“This wasteful governing by fear, by contempt for the basic dignities of life, this steady asphyxiation of a dependent people, should be the very last means to be adopted by those who themselves know too well the awful significance, the unforgettable suffering of such an existence. It is unworthy of my great people, the Jews, who have striven to abide by a code of moral rectitude for some 5,000 years, who can create and achieve a society for themselves such as we see around us but can yet deny the sharing of its great qualities and benefits to those dwelling amongst them.” (Jerusalem Post, 6 May 1991)
Daniel Barenboim, who received the Wolf Foundation Prize for the Arts in 2004, issued a similar protest in his acceptance speech :
“Can a situation of occupation and control of another people be reconciled with (Israel’s) Declaration of Independence ?” he asked. “Is there logic to the independence of one people at the cost of a blow to the basic human rights of another people ?” ”Can the Jewish people whose history is a record of continued suffering and relentless persecution, allow themselves to be indifferent to the rights and suffering of a neighboring people ?” (http://www.Israelforum.com, 5 December 2004)
Barenboim devoted the prize money to support music education for Israeli and Palestinian youth.
David Mumford, co-winner of the Wolf Foundation prize for Mathematics in 2009, announced at the ceremony that he would donate the prize money to Bir Zeit University in the Occupied West Bank, and to Gisha, an Israeli organization dedicated to promoting the freedom of movement of Palestinians in the Occupied Territories.
“I decided to donate my share of the Wolf Prize to enable the academic community in occupied Palestine to survive and thrive. I am very grateful for the prize, but I believe that Palestinian students should have an opportunity to go elsewhere to acquire an education. Students in the West Bank and Gaza today do not have an opportunity to do that.” (http://www.Haaretz.com, 23 June 2009)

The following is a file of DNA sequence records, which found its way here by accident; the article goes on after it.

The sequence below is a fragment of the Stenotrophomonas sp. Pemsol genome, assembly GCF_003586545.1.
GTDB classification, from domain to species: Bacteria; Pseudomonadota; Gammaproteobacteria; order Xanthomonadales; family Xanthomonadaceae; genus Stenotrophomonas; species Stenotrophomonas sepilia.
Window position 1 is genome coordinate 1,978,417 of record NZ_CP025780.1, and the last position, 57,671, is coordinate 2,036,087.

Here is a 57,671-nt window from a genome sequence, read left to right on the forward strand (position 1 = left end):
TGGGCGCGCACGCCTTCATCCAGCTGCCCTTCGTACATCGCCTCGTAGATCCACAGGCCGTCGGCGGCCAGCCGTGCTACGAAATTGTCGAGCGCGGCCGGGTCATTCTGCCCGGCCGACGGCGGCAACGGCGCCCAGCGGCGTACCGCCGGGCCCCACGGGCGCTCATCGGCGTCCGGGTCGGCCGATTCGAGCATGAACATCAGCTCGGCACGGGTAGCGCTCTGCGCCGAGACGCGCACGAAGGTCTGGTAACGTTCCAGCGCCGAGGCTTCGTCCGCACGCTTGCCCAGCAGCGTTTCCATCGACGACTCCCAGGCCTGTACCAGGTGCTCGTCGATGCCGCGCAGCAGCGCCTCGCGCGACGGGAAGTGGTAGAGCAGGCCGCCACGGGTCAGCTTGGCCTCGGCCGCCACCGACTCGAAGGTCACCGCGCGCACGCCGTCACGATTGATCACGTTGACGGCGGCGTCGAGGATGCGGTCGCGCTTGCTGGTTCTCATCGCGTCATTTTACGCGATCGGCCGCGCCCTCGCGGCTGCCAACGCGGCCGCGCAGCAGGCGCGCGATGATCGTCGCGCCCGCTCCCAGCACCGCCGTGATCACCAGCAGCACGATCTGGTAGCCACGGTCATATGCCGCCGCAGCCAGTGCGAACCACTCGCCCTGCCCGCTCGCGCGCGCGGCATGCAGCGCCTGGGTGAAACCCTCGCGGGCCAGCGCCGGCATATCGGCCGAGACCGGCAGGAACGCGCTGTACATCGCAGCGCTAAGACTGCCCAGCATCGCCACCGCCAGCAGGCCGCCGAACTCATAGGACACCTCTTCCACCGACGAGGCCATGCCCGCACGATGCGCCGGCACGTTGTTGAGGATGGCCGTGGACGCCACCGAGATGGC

The Israeli government hopes to burnish Israel’s image as a bastion of culture and scientific progress by associating itself with you through the Wolf Foundation prize. The award, however, offers you the opportunity to demonstrate your commitment to justice and human rights including the rights of Palestinians denied to them by Israel. The signatories of this letter along with many other academics, scholars and artists earnestly count on you to do so.
With our best regards
(for) British Committee for the Universities of Palestine http://www.bricup.org.uk/
(signed) Dr. Robert Boyce, London School of Economics and Political Science contact[at]bricup.org.uk
(for) Association des Universitaires pour le Respect du Droit International en Palestine http://www.aurdip.fr/
(signed) Ivar Ekeland, Former President, Université de Paris-Dauphine president[at]aurdip.fr
(for) Campagna per il Diritto allo Studio e la Libertà Accademica in Palestina http://dirittostudiopalestina.wordpress.com/
(signed) Professor Danilo Zolo, Università degli Studi di Firenze diritto.studio.palestina[at]gmail.com
(for) Comissió Universitària Catalana per Palestina http://cuncap.wordpress.com/